Paul Éluard  

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"There is another world, but it is in this one."

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Train wreck at Montparnasse (October 22, 1895) by Studio Lévy and Sons.
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Train wreck at Montparnasse (October 22, 1895) by Studio Lévy and Sons.

Paul Éluard (December 14, 1895November 18, 1952) was a French poet who was active in the surrealist movement. His poems in The Capital of Pain (La Capitale de la Douleur) inspired the 1965 Jean-Luc Godard film Alphaville, une étrange aventure de Lemmy Caution.

Another world

Surrealist poet Paul Eluard once said, "Il y a un autre monde mais il est dans celui-ci." This translates as "There is another world, but it is in this one."

Biography

He was born in Saint-Denis, just outside of Paris. At age 16, after a happy childhood, Éluard contracted tuberculosis and interrupted his studies. He met Gala, born Elena Ivanovna Diakonova, whom he married in 1917, in the Swiss sanatorium of Davos. Together they had a daughter named Cécile.

Around this time Éluard wrote his first poems. He was particularly inspired by Walt Whitman. In 1918, Jean Paulhan “discovered” him and introduced him to André Breton and Louis Aragon. This was his introduction to the Surrealist movement.

After a marital crisis, he travelled, returning to France in 1924. His poems of this time reflect his difficulties during the period, in which he had another bout of tuberculosis and separated from Gala when she left him for Salvador Dalí.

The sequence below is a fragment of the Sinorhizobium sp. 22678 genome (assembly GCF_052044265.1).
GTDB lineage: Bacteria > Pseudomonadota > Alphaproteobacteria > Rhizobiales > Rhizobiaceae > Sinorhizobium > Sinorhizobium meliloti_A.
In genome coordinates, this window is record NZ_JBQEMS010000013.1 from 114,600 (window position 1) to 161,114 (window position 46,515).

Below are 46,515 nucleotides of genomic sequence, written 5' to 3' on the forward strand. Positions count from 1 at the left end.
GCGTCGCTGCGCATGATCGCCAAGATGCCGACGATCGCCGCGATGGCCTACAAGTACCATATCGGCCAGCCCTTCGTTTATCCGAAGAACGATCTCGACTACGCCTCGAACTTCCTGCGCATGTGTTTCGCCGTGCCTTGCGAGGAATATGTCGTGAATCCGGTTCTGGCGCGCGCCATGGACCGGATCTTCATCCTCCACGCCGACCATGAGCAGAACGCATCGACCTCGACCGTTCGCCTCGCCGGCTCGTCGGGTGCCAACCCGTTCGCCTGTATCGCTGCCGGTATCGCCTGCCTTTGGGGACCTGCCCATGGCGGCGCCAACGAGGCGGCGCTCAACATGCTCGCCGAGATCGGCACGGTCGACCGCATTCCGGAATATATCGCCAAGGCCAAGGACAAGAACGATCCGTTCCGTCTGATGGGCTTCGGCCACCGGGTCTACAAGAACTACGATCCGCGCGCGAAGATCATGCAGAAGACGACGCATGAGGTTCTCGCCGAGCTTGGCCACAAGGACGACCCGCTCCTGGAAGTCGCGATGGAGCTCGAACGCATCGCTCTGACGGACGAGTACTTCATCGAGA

In 1934, he married Nusch (Maria Benz), a model of friends Man Ray and Pablo Picasso, who was considered somewhat of a mascot of the surrealist movement. During World War II, he was involved in the French Resistance. He battled also with his poems, such as his 1942 poem Liberty and Les sept poèmes d'amour en guerre (1944). His work was quite militant, yet simple.

He joined the French Communist Party in 1942, which led to his break from the Surrealists, and he later eulogised Stalin in his political writings. Milan Kundera has recalled he was shocked when he heard of Paul Eluard's public approval of the hanging of Kundera's friend, the Prague writer Zavis Kalandra in 1950.

Later Life

His grief at the premature death of his wife Nusch in 1946 inspired the work "Le temps déborde" in 1947. The principles of peace, self-government, and liberty became his new passion. He was part of the Congress of Intellectuals for Peace in Wroclaw in 1948, and persuaded Pablo Picasso to also participate.

Eluard met his last wife, Dominique Laure, at the Congress of Peace in Mexico in 1949, and they married in 1951. He dedicated his work The Phoenix to her.

Paul Éluard died from a heart attack in November 1952. His funeral was held in Charenton-le-Pont, and organized by the Communist Party. Pablo Picasso was seated next to Dominique. "In fact," she said later, "it was Éluard who was a friend to Picasso, and the other way around only to the extent that Picasso was capable of friendship." [1]

He is buried in Père Lachaise Cemetery.



Unless indicated otherwise, the text in this article is either based on Wikipedia article "Paul Éluard" or another language Wikipedia page thereof used under the terms of the GNU Free Documentation License; or on original research by Jahsonic and friends. See Art and Popular Culture's copyright notice.

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